Sunday, October 7


What is art? This grand question has been discussed, debated and pondered throughout history and there are as many answers to this question as there are people to provide answers. Today I will throw my opinion into the fray.

First let's deal with the semantics. Contrary to popular sentiment I do think semantics are important, particularly to designers who are in the field of "communications". Clear contextual definitions make for clearer communication. So let us define art shall we?

A dictionary defines art as follows:
The expression or application of human creative skill and imagination, typically in a visual form such as painting or sculpture, producing works to be appreciated primarily for their beauty or emotional power.

Personally I find it quite limiting. Musicians whose expressions exist by invisible sound waves? Their work also is "appreciated primarily for their beauty or emotional power."

And then poets? The words of a poem are perceived by the eye but given meaning only by the mind. A fact that all artists rely on. The painter hopes that the lines, shapes and colors on the canvass will not only create a sensory response but an emotional one, a response beyond that of the senses. Does not the same go for the musician?

It seems that all accepted art forms have this in common, they express messages to the senses for the mind to then interpret. An expression from the artist, an interpretation from the audience; and this strikes me as incredibly similar to another thing. Communication. Here is the theory in algebraic equation form.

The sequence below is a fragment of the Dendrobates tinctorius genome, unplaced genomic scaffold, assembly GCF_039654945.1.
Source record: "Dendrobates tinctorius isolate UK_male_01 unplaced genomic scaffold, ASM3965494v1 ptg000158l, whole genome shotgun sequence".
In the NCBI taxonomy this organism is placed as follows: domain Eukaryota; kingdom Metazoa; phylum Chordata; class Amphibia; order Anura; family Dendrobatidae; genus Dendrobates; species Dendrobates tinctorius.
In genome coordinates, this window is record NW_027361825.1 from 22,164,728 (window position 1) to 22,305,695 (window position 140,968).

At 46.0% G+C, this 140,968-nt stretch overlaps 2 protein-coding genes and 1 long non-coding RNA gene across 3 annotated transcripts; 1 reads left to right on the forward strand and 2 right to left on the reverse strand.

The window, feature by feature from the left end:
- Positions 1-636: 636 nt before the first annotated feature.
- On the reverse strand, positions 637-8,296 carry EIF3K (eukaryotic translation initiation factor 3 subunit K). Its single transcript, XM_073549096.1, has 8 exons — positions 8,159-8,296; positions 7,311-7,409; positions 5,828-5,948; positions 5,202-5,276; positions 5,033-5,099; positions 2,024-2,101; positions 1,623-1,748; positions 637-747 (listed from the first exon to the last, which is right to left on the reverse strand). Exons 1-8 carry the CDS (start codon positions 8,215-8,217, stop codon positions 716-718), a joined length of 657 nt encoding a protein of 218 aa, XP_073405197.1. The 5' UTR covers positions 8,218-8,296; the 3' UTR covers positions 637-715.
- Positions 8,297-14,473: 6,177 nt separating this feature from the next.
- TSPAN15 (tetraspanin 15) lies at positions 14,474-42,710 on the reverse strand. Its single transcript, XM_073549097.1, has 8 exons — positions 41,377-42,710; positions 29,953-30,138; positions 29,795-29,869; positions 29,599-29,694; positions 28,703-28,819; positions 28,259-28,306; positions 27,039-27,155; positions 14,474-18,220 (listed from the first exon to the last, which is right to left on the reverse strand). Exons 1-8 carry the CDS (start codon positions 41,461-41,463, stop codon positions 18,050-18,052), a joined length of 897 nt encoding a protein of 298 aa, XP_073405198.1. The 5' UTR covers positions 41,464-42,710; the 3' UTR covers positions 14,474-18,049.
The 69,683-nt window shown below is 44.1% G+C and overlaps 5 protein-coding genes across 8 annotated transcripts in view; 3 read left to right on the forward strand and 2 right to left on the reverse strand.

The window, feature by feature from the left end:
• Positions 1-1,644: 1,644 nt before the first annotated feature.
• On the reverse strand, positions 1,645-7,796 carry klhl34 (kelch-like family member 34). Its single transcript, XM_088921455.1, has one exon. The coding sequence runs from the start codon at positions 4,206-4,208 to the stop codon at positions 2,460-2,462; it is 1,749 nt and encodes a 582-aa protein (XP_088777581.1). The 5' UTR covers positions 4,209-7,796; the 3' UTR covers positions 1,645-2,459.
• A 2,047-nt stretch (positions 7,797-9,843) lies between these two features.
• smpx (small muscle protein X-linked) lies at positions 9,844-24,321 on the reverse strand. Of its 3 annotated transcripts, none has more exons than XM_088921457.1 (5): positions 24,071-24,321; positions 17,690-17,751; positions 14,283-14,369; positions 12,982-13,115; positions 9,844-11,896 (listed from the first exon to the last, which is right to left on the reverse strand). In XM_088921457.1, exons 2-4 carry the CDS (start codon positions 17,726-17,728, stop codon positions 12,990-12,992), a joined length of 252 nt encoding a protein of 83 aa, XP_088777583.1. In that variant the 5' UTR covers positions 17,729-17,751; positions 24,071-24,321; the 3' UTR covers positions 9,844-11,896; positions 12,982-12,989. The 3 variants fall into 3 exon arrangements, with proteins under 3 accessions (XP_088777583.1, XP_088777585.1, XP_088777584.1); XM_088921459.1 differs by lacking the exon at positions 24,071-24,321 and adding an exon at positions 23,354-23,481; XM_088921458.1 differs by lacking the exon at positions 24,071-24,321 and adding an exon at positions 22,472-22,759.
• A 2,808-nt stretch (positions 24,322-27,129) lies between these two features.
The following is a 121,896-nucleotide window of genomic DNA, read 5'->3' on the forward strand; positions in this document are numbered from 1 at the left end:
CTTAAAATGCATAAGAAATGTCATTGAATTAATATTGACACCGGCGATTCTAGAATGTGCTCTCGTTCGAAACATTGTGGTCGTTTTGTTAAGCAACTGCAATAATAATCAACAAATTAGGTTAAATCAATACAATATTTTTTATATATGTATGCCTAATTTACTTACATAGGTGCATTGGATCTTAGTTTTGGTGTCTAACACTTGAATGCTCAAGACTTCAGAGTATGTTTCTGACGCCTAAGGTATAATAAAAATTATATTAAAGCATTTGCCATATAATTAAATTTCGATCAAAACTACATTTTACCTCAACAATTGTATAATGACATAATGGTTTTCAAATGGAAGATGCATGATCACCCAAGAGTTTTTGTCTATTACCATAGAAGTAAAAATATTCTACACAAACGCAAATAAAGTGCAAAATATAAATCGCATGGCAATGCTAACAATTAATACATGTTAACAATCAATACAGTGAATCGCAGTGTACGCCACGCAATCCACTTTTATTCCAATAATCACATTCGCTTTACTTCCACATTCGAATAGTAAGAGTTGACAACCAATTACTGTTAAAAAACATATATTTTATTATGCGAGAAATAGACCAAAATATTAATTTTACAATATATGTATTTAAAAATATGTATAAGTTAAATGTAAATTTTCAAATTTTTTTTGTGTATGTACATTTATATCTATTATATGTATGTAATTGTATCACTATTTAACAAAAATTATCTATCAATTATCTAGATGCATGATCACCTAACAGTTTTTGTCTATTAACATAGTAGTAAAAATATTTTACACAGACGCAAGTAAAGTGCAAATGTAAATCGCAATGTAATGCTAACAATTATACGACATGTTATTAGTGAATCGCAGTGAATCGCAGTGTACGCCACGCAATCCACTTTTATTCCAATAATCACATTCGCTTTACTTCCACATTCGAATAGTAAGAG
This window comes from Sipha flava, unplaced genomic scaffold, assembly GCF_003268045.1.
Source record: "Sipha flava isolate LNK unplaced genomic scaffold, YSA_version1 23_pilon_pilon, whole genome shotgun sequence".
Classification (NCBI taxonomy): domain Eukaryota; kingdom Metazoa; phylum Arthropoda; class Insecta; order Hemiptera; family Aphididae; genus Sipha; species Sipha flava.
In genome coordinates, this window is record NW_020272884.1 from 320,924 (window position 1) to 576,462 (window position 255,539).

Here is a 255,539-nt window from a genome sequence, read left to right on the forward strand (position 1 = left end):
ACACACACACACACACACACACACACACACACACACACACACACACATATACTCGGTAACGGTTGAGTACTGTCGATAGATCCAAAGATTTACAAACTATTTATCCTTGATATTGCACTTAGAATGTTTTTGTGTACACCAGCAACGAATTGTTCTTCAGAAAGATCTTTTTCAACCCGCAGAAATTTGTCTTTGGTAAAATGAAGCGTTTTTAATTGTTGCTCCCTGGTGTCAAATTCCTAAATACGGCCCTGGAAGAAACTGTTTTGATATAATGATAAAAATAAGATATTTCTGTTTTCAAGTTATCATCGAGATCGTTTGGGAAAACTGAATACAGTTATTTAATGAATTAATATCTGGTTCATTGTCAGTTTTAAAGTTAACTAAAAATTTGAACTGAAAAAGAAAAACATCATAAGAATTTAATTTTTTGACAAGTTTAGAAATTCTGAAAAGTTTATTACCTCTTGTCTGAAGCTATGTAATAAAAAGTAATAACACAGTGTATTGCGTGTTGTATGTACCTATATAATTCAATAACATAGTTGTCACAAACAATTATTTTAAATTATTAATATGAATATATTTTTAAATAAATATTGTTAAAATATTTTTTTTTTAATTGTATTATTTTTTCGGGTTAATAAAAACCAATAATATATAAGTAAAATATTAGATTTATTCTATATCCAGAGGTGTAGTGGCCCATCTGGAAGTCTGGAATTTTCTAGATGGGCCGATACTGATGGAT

E is expression
I is interpretation
A is art
C is communication

I have found this way of perceiving art to be profoundly simple and powerful. It shatters prejudice and preconceived notions and aids in separating message from medium. Marshall Mcluhan no doubt shudders in his grave at this blasphemy but allow me a moment to illustrate.

Look at this empty pitcher.

In this pitcher I can put anything. Juice, tea, beer. Doesn't even have to be liquid. Marbles, diamonds, coins. The content does not change the container. The pitcher is merely a tool for delivering what's in it.

Art is very much like this pitcher. It is a tool for communicating a message. Everyone has something different to say but everyone uses the same thing to say it, ergo art. Right now, To communicate my message I am using the art of writing. If I meet you in person I will use the art of speech and body language to express myself. Tomorrow I will use the art of design to express my client's message and whoever will receive the message will interpret it in their own unique way. Voila! Communication!

That, in a nutshell, is how I define art. It is a very broad definition and for good reason. It opens things up and impels one to view more things from an "artistic" point of view. No doubt you see how this is decidedly important to those with a career based on creative skill, namely designers.

The different ways of communicating a given message grows exponentially in relation to what we are ready to admit can possibly express that very message.

So let's challenge ourselves shall we? Today try to find as many things that fit into this "art is communication" definition. A water bottle label, what does that communicate? How do you interpret a stranger's signature? Was that person deliberately or unconsciously expressing something? The way your spouse holds a cup of coffee, is he/she trying to tell you something?

Truly, art surrounds us.

Pitcher image source:

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